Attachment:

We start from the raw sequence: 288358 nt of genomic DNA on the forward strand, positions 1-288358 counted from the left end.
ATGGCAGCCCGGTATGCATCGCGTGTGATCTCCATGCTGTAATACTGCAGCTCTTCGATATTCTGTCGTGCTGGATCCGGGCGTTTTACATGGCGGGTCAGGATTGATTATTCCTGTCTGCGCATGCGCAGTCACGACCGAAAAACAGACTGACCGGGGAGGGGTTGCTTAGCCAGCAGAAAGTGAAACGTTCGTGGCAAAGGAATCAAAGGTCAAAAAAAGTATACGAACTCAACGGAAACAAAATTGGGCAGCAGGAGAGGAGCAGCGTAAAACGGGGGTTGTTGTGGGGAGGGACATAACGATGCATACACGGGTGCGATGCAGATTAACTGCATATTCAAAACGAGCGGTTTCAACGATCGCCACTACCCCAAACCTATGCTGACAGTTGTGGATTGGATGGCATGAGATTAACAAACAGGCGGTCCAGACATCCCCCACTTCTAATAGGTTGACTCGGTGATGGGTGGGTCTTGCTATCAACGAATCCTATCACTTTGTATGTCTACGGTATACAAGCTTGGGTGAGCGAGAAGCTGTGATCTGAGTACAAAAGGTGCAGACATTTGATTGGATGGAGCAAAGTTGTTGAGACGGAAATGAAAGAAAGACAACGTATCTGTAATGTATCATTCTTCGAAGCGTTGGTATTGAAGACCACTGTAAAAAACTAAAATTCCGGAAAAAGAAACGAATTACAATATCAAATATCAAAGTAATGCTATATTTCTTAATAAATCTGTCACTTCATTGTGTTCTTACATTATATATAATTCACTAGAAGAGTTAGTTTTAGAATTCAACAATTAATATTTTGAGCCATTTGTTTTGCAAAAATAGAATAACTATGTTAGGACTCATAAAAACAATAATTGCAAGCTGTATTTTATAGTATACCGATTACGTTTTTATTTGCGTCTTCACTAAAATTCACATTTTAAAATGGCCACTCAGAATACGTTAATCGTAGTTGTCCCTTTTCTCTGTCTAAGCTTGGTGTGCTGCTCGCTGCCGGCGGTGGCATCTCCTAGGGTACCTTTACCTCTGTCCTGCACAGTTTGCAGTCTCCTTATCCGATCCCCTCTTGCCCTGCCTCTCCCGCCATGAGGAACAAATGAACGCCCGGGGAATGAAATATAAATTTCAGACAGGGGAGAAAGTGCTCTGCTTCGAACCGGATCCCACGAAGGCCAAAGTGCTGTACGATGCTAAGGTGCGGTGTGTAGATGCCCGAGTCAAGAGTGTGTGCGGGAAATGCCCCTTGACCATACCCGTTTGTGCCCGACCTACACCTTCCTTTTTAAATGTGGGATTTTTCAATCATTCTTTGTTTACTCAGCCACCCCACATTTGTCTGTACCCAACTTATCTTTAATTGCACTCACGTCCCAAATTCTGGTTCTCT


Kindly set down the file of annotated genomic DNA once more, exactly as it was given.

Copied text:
We start from the raw sequence: 288358 nt of genomic DNA on the forward strand, positions 1-288358 counted from the left end.
ATGGCAGCCCGGTATGCATCGCGTGTGATCTCCATGCTGTAATACTGCAGCTCTTCGATATTCTGTCGTGCTGGATCCGGGCGTTTTACATGGCGGGTCAGGATTGATTATTCCTGTCTGCGCATGCGCAGTCACGACCGAAAAACAGACTGACCGGGGAGGGGTTGCTTAGCCAGCAGAAAGTGAAACGTTCGTGGCAAAGGAATCAAAGGTCAAAAAAAGTATACGAACTCAACGGAAACAAAATTGGGCAGCAGGAGAGGAGCAGCGTAAAACGGGGGTTGTTGTGGGGAGGGACATAACGATGCATACACGGGTGCGATGCAGATTAACTGCATATTCAAAACGAGCGGTTTCAACGATCGCCACTACCCCAAACCTATGCTGACAGTTGTGGATTGGATGGCATGAGATTAACAAACAGGCGGTCCAGACATCCCCCACTTCTAATAGGTTGACTCGGTGATGGGTGGGTCTTGCTATCAACGAATCCTATCACTTTGTATGTCTACGGTATACAAGCTTGGGTGAGCGAGAAGCTGTGATCTGAGTACAAAAGGTGCAGACATTTGATTGGATGGAGCAAAGTTGTTGAGACGGAAATGAAAGAAAGACAACGTATCTGTAATGTATCATTCTTCGAAGCGTTGGTATTGAAGACCACTGTAAAAAACTAAAATTCCGGAAAAAGAAACGAATTACAATATCAAATATCAAAGTAATGCTATATTTCTTAATAAATCTGTCACTTCATTGTGTTCTTACATTATATATAATTCACTAGAAGAGTTAGTTTTAGAATTCAACAATTAATATTTTGAGCCATTTGTTTTGCAAAAATAGAATAACTATGTTAGGACTCATAAAAACAATAATTGCAAGCTGTATTTTATAGTATACCGATTACGTTTTTATTTGCGTCTTCACTAAAATTCACATTTTAAAATGGCCACTCAGAATACGTTAATCGTAGTTGTCCCTTTTCTCTGTCTAAGCTTGGTGTGCTGCTCGCTGCCGGCGGTGGCATCTCCTAGGGTACCTTTACCTCTGTCCTGCACAGTTTGCAGTCTCCTTATCCGATCCCCTCTTGCCCTGCCTCTCCCGCCATGAGGAACAAATGAACGCCCGGGGAATGAAATATAAATTTCAGACAGGGGAGAAAGTGCTCTGCTTCGAACCGGATCCCACGAAGGCCAAAGTGCTGTACGATGCTAAGGTGCGGTGTGTAGATGCCCGAGTCAAGAGTGTGTGCGGGAAATGCCCCTTGACCATACCCGTTTGTGCCCGACCTACACCTTCCTTTTTAAATGTGGGATTTTTCAATCATTCTTTGTTTACTCAGCCACCCCACATTTGTCTGTACCCAACTTATCTTTAATTGCACTCACGTCCCAAATTCTGGTTCTCT